Last Friday (28 October 2016), the whole year 12 students ran many different ATL workshops for both year 7s and year 12s. Each of us are assigned to another student to form a pair, and we are also assigned to two ATL skills for the audience of either year 7 or year 12. We have around two weeks to plan and get everything ready before Friday. My partner is Hanif, and our workshop covers about thinking and self-management with year 7 as both of the workshop’s audience.
What went well
When my partner and me first got together and discussed, we decided to do our thing separately. So I did the workshop for thinking, while Hanif did the workshop for self-management. We believe that by doing so, our workshop will be more organized and we will be ready for the workshop faster. This method we did turns our pretty well, because we both are ready for the workshop before Friday.
For my thinking workshop, I did a roughly 10 minutes presentation about what is thinking, and then we played mystery games in the remaining time. I feel like my presentation went smoothly and there was no problem at all. During the mystery puzzle, the year 7s are really enthusiastic and competitive; which makes me think that I made a good decision to play mystery games. I rewarded snacks for the top three student who could earn the most points, therefore it adds the competition feeling.
What didn’t go well
When trying to find mystery puzzles, most of them are related to murder and crime, while some of them didn’t make sense to me. So I had difficulties to select the right puzzles for year 7s, since if it doesn’t make sense, they wouldn’t understand it and I couldn’t explain it as well; and if it’s extreme crime or murder, I’m afraid that it might be a bad influence to them.
During the mystery puzzle, some of the year 7s are denying the answers. For example, the answer to a puzzle is “Bob is lying, because the puzzle state that on Sunday, Bob was getting the mail”. Usually, there are no mail deliveries on Sunday therefore Bob is indeed lying. Some of the year 7s point out that in their home countries, they still receive mail deliveries during Sunday. I couldn’t argue back and just said that usually mail deliveries don’t happen on Sundays.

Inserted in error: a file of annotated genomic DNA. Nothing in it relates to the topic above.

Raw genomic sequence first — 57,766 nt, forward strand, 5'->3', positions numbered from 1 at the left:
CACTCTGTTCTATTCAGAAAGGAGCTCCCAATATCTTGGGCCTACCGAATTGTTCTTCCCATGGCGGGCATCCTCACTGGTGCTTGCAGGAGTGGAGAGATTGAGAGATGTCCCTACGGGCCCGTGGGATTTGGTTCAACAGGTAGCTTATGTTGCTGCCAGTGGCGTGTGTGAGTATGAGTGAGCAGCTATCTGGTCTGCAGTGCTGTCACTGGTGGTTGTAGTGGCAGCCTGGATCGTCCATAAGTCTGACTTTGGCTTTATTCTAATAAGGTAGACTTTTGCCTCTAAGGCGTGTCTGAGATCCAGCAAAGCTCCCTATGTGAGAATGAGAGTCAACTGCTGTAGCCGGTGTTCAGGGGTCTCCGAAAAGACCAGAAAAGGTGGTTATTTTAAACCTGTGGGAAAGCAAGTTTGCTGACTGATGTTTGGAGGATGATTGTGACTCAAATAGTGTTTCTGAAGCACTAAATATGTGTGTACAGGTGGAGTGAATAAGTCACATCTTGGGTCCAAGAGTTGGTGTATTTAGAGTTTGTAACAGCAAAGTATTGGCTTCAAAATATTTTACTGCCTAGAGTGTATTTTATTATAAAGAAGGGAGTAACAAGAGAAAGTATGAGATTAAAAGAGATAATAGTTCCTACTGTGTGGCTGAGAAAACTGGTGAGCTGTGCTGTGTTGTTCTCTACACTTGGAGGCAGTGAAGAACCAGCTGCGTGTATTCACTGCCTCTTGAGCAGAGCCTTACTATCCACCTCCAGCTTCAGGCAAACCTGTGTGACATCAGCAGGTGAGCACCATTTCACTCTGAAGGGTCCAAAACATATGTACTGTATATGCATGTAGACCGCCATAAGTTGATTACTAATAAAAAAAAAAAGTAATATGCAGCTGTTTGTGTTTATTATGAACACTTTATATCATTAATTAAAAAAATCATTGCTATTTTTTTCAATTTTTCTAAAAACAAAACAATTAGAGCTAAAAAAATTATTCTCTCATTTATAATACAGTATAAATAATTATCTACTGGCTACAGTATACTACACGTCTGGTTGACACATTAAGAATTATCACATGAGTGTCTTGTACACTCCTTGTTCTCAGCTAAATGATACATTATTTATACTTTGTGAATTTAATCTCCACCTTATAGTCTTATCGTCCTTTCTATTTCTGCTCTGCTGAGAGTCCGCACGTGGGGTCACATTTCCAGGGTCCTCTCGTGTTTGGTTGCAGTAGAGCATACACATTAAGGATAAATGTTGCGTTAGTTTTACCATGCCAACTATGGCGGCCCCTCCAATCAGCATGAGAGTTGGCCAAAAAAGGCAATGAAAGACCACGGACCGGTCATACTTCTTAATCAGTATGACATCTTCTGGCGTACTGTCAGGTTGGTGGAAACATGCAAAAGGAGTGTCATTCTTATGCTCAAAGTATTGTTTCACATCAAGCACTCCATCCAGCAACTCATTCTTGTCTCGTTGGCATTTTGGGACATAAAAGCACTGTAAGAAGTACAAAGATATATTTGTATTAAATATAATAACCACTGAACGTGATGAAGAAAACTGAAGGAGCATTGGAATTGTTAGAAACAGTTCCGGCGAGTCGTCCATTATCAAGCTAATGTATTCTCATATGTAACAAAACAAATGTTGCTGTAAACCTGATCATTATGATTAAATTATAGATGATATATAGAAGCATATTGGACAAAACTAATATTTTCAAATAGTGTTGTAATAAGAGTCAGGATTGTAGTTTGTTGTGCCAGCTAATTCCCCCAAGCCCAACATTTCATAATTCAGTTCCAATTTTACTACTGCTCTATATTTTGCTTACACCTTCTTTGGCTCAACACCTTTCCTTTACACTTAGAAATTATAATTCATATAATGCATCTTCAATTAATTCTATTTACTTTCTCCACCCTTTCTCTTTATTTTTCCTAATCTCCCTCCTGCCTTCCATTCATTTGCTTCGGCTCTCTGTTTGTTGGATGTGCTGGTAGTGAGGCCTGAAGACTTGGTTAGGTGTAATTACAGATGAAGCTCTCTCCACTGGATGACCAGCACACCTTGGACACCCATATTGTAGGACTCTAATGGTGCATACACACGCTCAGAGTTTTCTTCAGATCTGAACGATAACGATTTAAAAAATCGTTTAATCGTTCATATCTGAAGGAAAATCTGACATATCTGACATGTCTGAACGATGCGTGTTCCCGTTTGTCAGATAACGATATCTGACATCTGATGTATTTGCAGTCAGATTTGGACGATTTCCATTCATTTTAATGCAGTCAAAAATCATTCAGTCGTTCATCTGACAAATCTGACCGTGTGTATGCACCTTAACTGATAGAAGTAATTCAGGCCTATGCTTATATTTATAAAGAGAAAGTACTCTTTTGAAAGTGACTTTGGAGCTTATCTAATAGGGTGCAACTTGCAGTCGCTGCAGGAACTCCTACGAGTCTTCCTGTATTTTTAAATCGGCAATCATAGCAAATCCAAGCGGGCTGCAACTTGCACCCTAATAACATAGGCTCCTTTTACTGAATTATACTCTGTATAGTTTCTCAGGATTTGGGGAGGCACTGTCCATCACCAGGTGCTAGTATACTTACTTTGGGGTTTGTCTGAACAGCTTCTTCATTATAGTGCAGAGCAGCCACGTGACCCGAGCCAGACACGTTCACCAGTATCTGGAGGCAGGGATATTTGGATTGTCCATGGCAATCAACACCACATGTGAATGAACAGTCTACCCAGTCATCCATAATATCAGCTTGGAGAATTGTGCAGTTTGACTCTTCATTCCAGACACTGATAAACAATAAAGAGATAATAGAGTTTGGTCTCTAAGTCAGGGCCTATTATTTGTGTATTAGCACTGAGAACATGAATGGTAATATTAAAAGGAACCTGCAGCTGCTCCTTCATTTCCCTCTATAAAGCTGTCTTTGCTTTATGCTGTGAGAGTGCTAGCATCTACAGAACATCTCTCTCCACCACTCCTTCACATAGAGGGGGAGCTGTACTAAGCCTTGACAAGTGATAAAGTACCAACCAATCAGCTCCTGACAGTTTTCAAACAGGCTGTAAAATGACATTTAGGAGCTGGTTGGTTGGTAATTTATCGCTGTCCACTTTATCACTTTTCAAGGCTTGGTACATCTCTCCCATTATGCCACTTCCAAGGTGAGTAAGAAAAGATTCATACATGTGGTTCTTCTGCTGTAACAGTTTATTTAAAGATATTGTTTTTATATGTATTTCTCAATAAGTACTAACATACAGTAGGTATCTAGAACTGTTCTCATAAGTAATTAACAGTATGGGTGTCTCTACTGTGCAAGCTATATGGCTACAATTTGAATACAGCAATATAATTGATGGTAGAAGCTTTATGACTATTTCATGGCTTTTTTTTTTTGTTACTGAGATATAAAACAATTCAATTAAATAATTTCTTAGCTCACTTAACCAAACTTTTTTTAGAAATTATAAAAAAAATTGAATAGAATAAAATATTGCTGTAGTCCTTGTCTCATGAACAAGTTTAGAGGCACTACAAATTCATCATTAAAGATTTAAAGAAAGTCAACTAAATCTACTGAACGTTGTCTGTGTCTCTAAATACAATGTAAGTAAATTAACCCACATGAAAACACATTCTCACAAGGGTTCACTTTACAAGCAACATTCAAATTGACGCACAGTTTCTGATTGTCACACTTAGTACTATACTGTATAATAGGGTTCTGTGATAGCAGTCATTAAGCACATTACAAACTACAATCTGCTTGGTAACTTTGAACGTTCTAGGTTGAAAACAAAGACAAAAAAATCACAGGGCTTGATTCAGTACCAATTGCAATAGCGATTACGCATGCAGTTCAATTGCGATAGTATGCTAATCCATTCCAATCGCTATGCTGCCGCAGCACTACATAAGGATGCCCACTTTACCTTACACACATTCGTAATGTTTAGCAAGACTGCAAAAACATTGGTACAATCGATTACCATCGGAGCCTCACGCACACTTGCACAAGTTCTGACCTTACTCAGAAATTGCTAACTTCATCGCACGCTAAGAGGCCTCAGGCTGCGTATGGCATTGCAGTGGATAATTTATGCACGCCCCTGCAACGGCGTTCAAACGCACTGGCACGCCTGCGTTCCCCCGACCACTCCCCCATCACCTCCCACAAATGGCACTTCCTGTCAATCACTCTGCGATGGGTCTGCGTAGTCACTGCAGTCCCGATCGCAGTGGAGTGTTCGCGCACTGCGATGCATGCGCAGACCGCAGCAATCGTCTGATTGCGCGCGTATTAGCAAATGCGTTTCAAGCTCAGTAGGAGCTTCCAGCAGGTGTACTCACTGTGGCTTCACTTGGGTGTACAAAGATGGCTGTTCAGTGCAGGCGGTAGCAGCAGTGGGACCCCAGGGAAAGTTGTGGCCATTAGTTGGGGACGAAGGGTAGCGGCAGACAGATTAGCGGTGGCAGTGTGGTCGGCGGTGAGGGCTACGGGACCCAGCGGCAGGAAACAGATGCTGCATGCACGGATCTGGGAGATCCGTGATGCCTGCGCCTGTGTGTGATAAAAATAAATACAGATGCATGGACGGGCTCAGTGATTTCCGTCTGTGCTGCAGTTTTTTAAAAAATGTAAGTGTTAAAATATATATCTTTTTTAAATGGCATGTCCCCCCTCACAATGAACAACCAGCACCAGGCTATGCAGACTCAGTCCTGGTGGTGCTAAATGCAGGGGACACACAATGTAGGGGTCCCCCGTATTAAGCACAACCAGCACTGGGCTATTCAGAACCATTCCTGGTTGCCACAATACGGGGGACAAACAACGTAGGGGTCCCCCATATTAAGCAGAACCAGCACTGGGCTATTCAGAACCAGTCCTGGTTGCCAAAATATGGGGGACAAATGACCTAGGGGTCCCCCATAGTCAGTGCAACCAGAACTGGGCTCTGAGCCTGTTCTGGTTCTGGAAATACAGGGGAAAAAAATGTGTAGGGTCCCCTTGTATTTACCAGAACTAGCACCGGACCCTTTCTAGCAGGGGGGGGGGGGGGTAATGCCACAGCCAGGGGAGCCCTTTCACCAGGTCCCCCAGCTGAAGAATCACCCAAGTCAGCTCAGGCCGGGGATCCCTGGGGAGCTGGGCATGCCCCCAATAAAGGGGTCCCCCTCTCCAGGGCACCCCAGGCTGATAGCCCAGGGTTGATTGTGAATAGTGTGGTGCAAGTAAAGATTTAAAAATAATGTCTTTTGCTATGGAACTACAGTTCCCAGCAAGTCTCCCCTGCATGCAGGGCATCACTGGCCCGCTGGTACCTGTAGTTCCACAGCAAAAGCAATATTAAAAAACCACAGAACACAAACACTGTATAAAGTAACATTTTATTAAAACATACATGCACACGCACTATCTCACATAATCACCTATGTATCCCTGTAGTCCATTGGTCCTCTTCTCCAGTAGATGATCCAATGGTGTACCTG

Nobody could master thinking just by listening to presentations; we all need practice. This is why I decided to put mystery games in my workshop. The mystery games ‘forced’ the year 7s to think outside the box in order to solve problems. My main message of this workshop is that thinking needs a lot of practice; solving these mystery puzzles are one of them. However I forgot to summarize my whole message by the end of the workshop so maybe the year 7s think that this workshop is just a mere mystery solving activity.
Describe how you solved a problem that arose either in the planning or during the workshop
I have to read every single mystery puzzle that I found in the internet and try to solve them without looking at the answer. Then after I read the answer, I had to judge whether or not it is logical/solvable. After that, I judge whether or not the puzzle includes extreme crime or murder. If the puzzle is understandable, answer is logical, and does not include extreme crime or murder, then I included that puzzle.
My initial plan for the snack reward is that I will reward 3 different snack for one person who got the highest score from solving puzzles. However, the year 7s are a little picky and said “I don’t like this one, but I like this one”, and also said that “Why don’t we just have a top 3 winner?”. It seems like all the year 7s agreed on this statement so I followed what they wanted.
What would you do differently if you were to do it again?
The puzzle I chose are just full text, and if I could do this workshop differently, I would find puzzles that use real life items and that the year 7s could interact with it. And then, I should focus more on the message that I wanted to deliver by revising my presentation at the end of the workshop.
What did you learn from the experience?
I was expecting very childish behavior or a decent mature behavior from the year 7s, but turns out that they’re in between, which is perfect for me to interact with them. So I know that I should look at the bright side and be as friendly as possible. Then I learned that presentations are still needed in these kind of activities, and even though they’re as short and as simple as possible, they’re still informative as long as I can explain it verbally. Finally, I learned that improvising is a very important skill. I improvised a lot of things during my workshop, such as changing a little bit of the rules, following the year 7s’ suggestion regarding the reward, etc.
Overall, even though I was the one who led the workshop, I still learned a lot of things. It was also hear-warming to see the year 7s enjoy your original workshop whole-heartedly.
Learning Outcomes involved:
- LO2 – I undertake challenges, I develop new skills
- To me, entertaining kids is really challenging because I’m a really awkward person as well as I dislike anything that’s too childish. By doing this ATL workshop, I am challenged to plan an interactive workshop for year 7s (slowly dissipating my awkwardness too!), and I’ve learned many different important skills that will be useful for the future.
- LO3 – I plan and initiate
- In order for this workshop to happen, I need to get involved with my partner and plan everything from scratch.
- LO5 – I demonstrate collaborative skills, I recognise the benefits of collaboration
- Since we’re doing this workshop together with a partner, I need to collaborate with him and realised that with collaboration, we can accomplish anything effectively.